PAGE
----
When something "material" happens to a publicly traded company, it is required to file a form called an 8-K with the Securities & Exchange Commission. On the first business day of 2011, Home BancShares Inc. of Conway filed a particularly painful 8-K announcing additional loss reserves of close to $60 million, including $23 million in debts clearly associated with convicted former lawyer Gene Cauley and almost $6 million confirmed to be associated with the unfolding bond fraud scam operated by Kevin Lewis. The next day, Bank of the Ozarks Inc. of Little Rock filed an unusual - some might say opportunistic - 8-K announcing its upcoming earnings release and, oh by the way, pointing out that it had no exposure to fraudulent rural improvement district bonds that were plaguing several other Arkansas banks. The next week, Simmons First National Corp. of Pine Bluff filed an 8-K saying it had made one loan secured by the phony bonds but its exposure was less than $350,000.
Best Long-Running Lawsuit
An Arkansas civil fraud case that turned into a criminal case in federal court in Mississippi celebrated its 10th anniversary in April 2011. The case against Arkansas agri wheeler-dealer Jimmy Winemiller et al still hasn't gone to trial over the sale of the ironically named Straight Creek catfish farm. The criminal component of the long-running, meandering litigation is scheduled to go to trial on Feb. 27, marking the 16th time a courtroom date has been set in the five years since the indictment.
Worst Case of Father Knows Best
Lying and cheating investors as a shortcut to living large isn't your normal family tradition. But then the Rand family, formerly of North Little Rock, isn't your average family. Tony Rand passed along a legacy of fraud to his five sons: Wayne, Jeff, Greg, Mark and Bill. The elder Rand was sentenced to seven years in prison in 1991 for churning $17 million through his would-be 400-screen movie theater chain. Twenty years later, he and his boys were busted for scamming oil and gas investors out of more than $110 million.
Worst Judicial Tongue-Lashing
U.S. District Judge Billy Roy Wilson is routinely described as "colorful," and his red-facedness fairly leaps out of his transcribed words to Rose Law Firm attorney Ryan Solomon, whose client, USA Drug scion Jason LaFrance, had exhausted every attempt to avoid sitting for a deposition in November.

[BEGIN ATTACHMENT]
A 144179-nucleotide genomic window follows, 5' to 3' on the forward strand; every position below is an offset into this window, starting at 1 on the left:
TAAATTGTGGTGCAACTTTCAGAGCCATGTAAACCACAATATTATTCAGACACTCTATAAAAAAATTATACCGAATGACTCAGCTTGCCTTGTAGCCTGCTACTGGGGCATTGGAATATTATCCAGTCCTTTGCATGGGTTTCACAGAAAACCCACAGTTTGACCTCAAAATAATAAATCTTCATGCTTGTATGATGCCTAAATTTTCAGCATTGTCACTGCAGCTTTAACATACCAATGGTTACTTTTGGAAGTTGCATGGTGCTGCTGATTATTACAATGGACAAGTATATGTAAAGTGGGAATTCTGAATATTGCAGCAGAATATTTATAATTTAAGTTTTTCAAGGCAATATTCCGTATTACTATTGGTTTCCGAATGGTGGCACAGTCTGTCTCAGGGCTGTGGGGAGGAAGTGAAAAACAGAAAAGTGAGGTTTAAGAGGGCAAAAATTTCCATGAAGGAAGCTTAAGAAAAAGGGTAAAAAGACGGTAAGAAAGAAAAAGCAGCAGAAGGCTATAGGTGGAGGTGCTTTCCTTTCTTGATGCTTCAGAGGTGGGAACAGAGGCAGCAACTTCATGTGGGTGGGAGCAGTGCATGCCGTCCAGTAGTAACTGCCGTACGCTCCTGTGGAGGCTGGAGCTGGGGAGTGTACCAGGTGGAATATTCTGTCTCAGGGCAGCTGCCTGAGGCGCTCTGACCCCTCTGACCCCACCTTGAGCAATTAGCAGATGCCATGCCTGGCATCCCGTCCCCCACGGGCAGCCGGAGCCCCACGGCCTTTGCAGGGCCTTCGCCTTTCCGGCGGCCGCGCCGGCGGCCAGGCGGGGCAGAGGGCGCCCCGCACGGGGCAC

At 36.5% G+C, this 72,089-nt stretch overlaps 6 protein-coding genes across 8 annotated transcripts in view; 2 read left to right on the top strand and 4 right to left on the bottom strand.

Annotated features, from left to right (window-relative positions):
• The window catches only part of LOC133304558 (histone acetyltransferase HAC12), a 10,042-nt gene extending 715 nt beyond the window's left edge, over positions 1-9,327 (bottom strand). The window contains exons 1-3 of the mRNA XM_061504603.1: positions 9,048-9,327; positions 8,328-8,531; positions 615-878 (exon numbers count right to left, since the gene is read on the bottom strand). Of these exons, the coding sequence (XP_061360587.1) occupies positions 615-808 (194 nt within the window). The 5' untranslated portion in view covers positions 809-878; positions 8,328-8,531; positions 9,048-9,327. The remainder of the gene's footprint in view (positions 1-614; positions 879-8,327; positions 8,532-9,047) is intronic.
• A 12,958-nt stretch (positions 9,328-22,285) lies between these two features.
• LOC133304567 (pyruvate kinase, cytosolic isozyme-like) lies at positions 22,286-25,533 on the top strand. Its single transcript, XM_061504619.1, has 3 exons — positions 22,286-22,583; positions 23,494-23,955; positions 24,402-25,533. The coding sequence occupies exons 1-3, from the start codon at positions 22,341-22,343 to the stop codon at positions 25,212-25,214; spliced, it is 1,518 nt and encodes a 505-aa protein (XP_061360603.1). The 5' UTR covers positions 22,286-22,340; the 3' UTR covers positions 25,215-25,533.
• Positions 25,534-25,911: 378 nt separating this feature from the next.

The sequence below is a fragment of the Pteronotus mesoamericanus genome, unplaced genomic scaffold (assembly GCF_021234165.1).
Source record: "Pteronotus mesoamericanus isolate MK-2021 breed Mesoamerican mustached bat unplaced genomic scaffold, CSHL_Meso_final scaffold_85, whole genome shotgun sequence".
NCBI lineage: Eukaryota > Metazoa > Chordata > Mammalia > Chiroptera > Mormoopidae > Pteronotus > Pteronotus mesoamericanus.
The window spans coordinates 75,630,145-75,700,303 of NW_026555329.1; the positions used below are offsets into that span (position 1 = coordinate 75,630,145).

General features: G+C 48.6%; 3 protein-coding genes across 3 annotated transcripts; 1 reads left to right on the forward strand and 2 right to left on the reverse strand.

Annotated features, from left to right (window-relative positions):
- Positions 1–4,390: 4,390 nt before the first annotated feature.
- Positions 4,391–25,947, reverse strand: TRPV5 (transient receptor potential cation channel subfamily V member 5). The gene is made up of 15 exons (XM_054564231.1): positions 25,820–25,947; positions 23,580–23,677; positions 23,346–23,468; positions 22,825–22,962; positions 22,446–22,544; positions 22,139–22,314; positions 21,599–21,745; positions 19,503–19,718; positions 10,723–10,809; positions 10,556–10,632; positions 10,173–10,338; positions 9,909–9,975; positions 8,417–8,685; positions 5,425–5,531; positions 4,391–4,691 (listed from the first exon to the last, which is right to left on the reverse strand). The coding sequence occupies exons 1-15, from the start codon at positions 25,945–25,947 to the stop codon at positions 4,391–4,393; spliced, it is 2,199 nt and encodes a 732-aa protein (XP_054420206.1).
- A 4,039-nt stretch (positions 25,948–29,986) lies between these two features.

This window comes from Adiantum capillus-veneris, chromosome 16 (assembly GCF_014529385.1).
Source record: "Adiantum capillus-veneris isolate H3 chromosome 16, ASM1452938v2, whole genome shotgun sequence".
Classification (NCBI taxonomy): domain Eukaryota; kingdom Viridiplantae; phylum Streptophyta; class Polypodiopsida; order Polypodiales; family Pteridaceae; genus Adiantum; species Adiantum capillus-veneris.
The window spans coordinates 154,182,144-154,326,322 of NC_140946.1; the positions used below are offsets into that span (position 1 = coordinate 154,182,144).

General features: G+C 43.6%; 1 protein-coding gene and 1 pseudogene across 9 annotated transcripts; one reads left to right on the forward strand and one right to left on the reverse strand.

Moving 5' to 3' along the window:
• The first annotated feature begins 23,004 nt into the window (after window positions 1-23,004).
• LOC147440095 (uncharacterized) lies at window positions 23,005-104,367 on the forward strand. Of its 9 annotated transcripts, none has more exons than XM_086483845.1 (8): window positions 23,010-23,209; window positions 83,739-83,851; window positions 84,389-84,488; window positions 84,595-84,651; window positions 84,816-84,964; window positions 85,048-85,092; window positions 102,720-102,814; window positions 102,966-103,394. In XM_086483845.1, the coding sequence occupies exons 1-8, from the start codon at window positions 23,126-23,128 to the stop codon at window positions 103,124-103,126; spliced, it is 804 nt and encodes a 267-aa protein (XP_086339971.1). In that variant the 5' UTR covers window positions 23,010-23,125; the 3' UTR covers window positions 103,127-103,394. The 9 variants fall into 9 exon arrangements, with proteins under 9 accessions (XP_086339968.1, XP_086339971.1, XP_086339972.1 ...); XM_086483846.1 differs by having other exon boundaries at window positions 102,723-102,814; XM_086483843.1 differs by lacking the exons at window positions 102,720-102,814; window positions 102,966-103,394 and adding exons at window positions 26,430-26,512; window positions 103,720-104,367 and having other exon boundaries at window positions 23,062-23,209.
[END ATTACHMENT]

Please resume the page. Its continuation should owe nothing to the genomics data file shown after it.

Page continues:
Even the presence of LaFrance's 1-year-old son in the garage where the deposition was ultimately held didn't dissuade Wilson. "Well, I'll tell you what you're required to do. You're required to have this damn deposition. And with a baby raising Cain like that by the court reporter is not the way to do it. Now, figure out some way to get it done. Am I going to have to send a marshal out there to conduct this deposition?" the judge said in the last of four cellphone conferences in a matter of hours.
When Solomon tried again to postpone the deposition for lack of a babysitter, Wilson had another suggestion: "Where is your partner? Why can't he come out and let you go and hold the baby in another room? This is - this is an outrage. ... I've had enough of it. Now, you get your partner out there, or get a nurse or somebody, and conduct this deposition like an upright lawyer." Wilson later sanctioned Solomon.
Worst Labor Day Party
Precisely what happened at this night-before Labor Day party is unclear, but it appears to have involved illegal drugs and hot tub lounging in Maumelle.
We do know that the homeowner and host, Christopher Barbour, told police Sept. 5 that Brett Cummins, then a meteorologist for KARK-TV, Channel 4, and Cummins' friend Dexter Williams of Mountain Pine "began to drink and use illegal narcotics."